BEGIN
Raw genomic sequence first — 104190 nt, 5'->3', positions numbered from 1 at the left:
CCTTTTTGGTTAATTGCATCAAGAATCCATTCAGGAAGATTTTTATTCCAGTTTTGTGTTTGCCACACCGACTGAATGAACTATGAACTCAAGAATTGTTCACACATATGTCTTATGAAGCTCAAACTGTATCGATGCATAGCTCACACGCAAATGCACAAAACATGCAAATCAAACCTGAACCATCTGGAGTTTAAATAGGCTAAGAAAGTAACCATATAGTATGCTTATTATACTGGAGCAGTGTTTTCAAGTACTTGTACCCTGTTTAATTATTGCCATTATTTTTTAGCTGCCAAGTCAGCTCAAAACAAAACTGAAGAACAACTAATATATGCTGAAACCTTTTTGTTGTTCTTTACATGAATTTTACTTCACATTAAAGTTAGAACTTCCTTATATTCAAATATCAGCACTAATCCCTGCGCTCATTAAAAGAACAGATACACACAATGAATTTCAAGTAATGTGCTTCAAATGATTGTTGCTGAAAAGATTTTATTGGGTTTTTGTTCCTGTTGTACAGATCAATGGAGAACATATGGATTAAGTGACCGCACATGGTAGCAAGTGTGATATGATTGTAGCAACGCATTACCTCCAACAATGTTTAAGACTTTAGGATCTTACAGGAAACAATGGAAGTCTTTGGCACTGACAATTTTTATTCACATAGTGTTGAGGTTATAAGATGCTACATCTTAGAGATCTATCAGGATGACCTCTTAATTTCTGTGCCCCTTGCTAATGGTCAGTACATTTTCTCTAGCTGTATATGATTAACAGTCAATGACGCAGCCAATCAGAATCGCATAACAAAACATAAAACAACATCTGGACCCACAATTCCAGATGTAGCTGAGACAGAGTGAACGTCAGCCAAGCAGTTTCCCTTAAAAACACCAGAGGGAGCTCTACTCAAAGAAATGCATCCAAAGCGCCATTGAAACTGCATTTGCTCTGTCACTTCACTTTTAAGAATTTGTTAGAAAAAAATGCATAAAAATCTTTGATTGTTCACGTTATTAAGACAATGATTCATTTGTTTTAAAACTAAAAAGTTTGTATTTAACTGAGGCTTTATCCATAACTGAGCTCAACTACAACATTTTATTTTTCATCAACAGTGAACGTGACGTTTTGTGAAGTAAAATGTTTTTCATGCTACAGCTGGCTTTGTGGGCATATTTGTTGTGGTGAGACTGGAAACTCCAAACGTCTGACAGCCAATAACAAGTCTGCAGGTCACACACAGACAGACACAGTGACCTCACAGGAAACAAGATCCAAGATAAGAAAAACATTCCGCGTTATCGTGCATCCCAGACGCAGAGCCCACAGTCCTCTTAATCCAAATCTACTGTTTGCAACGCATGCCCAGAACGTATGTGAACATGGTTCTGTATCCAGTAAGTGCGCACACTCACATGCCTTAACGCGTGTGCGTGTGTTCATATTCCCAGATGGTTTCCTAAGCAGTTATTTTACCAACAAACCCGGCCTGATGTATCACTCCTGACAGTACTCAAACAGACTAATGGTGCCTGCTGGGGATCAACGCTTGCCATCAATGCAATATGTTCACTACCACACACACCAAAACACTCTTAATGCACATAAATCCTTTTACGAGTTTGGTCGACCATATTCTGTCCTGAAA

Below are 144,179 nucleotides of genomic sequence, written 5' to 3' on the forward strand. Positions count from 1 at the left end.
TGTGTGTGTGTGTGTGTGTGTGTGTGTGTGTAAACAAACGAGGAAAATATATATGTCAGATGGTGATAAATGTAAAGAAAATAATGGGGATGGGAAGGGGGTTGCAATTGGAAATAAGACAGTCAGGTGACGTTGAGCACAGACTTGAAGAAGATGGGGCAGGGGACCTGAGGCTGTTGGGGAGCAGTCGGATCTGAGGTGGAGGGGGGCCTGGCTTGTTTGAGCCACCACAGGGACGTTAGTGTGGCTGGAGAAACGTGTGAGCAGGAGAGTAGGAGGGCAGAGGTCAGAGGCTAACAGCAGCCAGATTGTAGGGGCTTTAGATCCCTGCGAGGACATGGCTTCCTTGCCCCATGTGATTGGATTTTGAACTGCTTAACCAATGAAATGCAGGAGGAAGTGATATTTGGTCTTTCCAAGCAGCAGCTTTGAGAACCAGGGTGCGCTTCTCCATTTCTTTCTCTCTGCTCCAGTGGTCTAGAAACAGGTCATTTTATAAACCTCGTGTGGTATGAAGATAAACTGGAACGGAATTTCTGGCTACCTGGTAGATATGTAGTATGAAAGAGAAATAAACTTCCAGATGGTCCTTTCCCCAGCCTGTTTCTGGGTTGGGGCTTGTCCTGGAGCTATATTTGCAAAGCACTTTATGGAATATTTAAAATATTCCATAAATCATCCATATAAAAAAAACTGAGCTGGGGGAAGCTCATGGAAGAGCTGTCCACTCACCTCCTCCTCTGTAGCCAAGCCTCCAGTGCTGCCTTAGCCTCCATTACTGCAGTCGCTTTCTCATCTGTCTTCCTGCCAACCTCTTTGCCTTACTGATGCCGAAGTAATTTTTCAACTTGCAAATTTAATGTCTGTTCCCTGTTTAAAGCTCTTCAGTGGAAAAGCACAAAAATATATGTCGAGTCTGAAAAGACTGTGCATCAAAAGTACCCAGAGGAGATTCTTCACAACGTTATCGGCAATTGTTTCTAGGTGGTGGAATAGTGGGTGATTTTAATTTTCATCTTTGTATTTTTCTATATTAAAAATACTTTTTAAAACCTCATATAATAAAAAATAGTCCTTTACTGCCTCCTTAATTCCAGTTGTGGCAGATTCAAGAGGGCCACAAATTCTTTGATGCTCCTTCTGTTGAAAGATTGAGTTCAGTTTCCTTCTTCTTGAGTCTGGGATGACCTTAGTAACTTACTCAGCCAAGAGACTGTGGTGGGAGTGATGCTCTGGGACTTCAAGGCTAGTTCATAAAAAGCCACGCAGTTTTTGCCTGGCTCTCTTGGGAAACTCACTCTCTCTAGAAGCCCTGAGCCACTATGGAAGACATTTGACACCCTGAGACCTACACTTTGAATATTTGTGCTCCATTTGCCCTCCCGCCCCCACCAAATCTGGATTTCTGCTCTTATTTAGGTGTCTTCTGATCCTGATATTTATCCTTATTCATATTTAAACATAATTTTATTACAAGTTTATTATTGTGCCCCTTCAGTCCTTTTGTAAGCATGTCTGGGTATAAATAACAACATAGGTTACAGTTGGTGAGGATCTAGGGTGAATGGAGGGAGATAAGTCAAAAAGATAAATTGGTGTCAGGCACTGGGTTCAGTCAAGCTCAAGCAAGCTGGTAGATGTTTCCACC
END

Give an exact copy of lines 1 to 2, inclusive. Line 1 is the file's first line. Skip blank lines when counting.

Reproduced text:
Raw genomic sequence first — 104190 nt, 5'->3', positions numbered from 1 at the left:
CCTTTTTGGTTAATTGCATCAAGAATCCATTCAGGAAGATTTTTATTCCAGTTTTGTGTTTGCCACACCGACTGAATGAACTATGAACTCAAGAATTGTTCACACATATGTCTTATGAAGCTCAAACTGTATCGATGCATAGCTCACACGCAAATGCACAAAACATGCAAATCAAACCTGAACCATCTGGAGTTTAAATAGGCTAAGAAAGTAACCATATAGTATGCTTATTATACTGGAGCAGTGTTTTCAAGTACTTGTACCCTGTTTAATTATTGCCATTATTTTTTAGCTGCCAAGTCAGCTCAAAACAAAACTGAAGAACAACTAATATATGCTGAAACCTTTTTGTTGTTCTTTACATGAATTTTACTTCACATTAAAGTTAGAACTTCCTTATATTCAAATATCAGCACTAATCCCTGCGCTCATTAAAAGAACAGATACACACAATGAATTTCAAGTAATGTGCTTCAAATGATTGTTGCTGAAAAGATTTTATTGGGTTTTTGTTCCTGTTGTACAGATCAATGGAGAACATATGGATTAAGTGACCGCACATGGTAGCAAGTGTGATATGATTGTAGCAACGCATTACCTCCAACAATGTTTAAGACTTTAGGATCTTACAGGAAACAATGGAAGTCTTTGGCACTGACAATTTTTATTCACATAGTGTTGAGGTTATAAGATGCTACATCTTAGAGATCTATCAGGATGACCTCTTAATTTCTGTGCCCCTTGCTAATGGTCAGTACATTTTCTCTAGCTGTATATGATTAACAGTCAATGACGCAGCCAATCAGAATCGCATAACAAAACATAAAACAACATCTGGACCCACAATTCCAGATGTAGCTGAGACAGAGTGAACGTCAGCCAAGCAGTTTCCCTTAAAAACACCAGAGGGAGCTCTACTCAAAGAAATGCATCCAAAGCGCCATTGAAACTGCATTTGCTCTGTCACTTCACTTTTAAGAATTTGTTAGAAAAAAATGCATAAAAATCTTTGATTGTTCACGTTATTAAGACAATGATTCATTTGTTTTAAAACTAAAAAGTTTGTATTTAACTGAGGCTTTATCCATAACTGAGCTCAACTACAACATTTTATTTTTCATCAACAGTGAACGTGACGTTTTGTGAAGTAAAATGTTTTTCATGCTACAGCTGGCTTTGTGGGCATATTTGTTGTGGTGAGACTGGAAACTCCAAACGTCTGACAGCCAATAACAAGTCTGCAGGTCACACACAGACAGACACAGTGACCTCACAGGAAACAAGATCCAAGATAAGAAAAACATTCCGCGTTATCGTGCATCCCAGACGCAGAGCCCACAGTCCTCTTAATCCAAATCTACTGTTTGCAACGCATGCCCAGAACGTATGTGAACATGGTTCTGTATCCAGTAAGTGCGCACACTCACATGCCTTAACGCGTGTGCGTGTGTTCATATTCCCAGATGGTTTCCTAAGCAGTTATTTTACCAACAAACCCGGCCTGATGTATCACTCCTGACAGTACTCAAACAGACTAATGGTGCCTGCTGGGGATCAACGCTTGCCATCAATGCAATATGTTCACTACCACACACACCAAAACACTCTTAATGCACATAAATCCTTTTACGAGTTTGGTCGACCATATTCTGTCCTGAAA